. . . not so good out on the road.
Snooker turned out to be a surprising winner for television sport broadcasting. Back in the day on the BBC it was all criccer and rugger and soccer, with the Olympic Games throw in for variety once every four years. Now there is Sky Sports where you can find competitive bungey-jumping and lacrosse. Snooker TV wasn't going to work at all at all in black and white. When the idea was pitched to the BBC mandarins when colour telly started broadcasting, it was sniffed at because snooker involved a lot of smoking, drinking by over-weigh working class men. That was an alien class to the Cambridge educated decision makers at the Beeb. But if you think about it for a minute, it's a winner. Each match lasts about ten minutes, so you can pack as much into programme as the schedule will allow: complete games, replays, highlights, commentary can fill the [half] hour nicely. We don't have a telly at home, but visiting Pat the Salt I'd rather watch snooker than X-factor - it's better paced. It's one of the many games that I learned how to play during my very expensive education.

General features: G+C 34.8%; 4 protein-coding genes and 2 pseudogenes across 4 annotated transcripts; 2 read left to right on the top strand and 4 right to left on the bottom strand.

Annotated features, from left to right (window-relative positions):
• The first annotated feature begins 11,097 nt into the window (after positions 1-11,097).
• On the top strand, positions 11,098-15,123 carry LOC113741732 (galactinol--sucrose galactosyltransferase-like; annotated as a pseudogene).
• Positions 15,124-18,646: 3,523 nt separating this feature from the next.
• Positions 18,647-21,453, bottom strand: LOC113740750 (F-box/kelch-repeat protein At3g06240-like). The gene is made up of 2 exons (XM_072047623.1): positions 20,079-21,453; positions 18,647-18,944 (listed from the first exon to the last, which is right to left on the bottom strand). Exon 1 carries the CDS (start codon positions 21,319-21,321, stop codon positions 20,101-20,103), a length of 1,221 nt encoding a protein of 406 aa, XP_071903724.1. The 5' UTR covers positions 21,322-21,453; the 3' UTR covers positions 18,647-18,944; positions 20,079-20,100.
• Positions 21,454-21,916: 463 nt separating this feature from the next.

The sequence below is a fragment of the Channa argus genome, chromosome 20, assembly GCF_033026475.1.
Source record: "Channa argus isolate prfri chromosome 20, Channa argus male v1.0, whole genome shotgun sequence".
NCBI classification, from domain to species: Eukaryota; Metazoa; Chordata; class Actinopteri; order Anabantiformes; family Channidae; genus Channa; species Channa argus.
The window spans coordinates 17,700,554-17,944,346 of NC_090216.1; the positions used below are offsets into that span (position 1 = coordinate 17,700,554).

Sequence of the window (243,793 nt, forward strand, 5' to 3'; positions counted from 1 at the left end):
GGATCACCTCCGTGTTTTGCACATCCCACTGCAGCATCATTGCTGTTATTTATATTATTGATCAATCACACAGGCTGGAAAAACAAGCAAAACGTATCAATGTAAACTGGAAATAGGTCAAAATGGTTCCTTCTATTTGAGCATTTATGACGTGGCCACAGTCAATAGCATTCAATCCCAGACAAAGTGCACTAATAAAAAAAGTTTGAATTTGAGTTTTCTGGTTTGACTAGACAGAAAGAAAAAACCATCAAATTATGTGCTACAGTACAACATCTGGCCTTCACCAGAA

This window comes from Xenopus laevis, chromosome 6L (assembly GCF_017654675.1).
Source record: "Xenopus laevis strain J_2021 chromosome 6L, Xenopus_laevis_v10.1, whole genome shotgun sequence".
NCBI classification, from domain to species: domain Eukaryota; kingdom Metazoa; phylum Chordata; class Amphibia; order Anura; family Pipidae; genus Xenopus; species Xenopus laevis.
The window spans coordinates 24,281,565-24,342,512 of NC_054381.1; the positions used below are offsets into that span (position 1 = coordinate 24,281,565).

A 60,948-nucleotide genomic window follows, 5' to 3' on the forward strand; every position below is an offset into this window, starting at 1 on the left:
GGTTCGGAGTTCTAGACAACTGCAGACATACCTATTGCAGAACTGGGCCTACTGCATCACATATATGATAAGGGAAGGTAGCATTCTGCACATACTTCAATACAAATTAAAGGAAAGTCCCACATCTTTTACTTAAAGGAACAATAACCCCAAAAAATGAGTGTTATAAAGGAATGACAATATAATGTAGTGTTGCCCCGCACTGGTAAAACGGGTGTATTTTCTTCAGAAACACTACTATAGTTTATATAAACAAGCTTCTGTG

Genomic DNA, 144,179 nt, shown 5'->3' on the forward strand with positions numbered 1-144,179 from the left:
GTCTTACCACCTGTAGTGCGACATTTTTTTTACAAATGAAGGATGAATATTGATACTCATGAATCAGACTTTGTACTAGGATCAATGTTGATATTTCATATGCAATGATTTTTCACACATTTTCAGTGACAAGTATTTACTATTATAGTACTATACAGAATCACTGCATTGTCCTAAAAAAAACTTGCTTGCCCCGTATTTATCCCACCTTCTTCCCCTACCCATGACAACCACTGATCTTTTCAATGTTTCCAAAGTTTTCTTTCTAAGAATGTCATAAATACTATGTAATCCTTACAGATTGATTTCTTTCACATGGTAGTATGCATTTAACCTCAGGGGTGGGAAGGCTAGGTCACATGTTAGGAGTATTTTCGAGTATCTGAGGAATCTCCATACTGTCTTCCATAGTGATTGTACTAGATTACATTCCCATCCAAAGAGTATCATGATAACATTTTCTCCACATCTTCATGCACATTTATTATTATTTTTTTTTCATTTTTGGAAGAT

crack a distant red into tight pocket better than most. In his day he has been World Champion. Not this year however because he missed his qualifying match at the beginning of October. He set off in good time for Barnsley navved by his SatNav and obeying the robot instructions headed West. Fail! Anyone who'd grown up in the UK would know that Barnsley is an old mill town in Yorkshire and from Cambridge you should start up the Great North Road A1. I don't think he made it to Barnsley, Gloucs, pop 209. But by the time he realised his mistake it was too late to turn. He was rueful rather than furious which suggests that he's a good sport.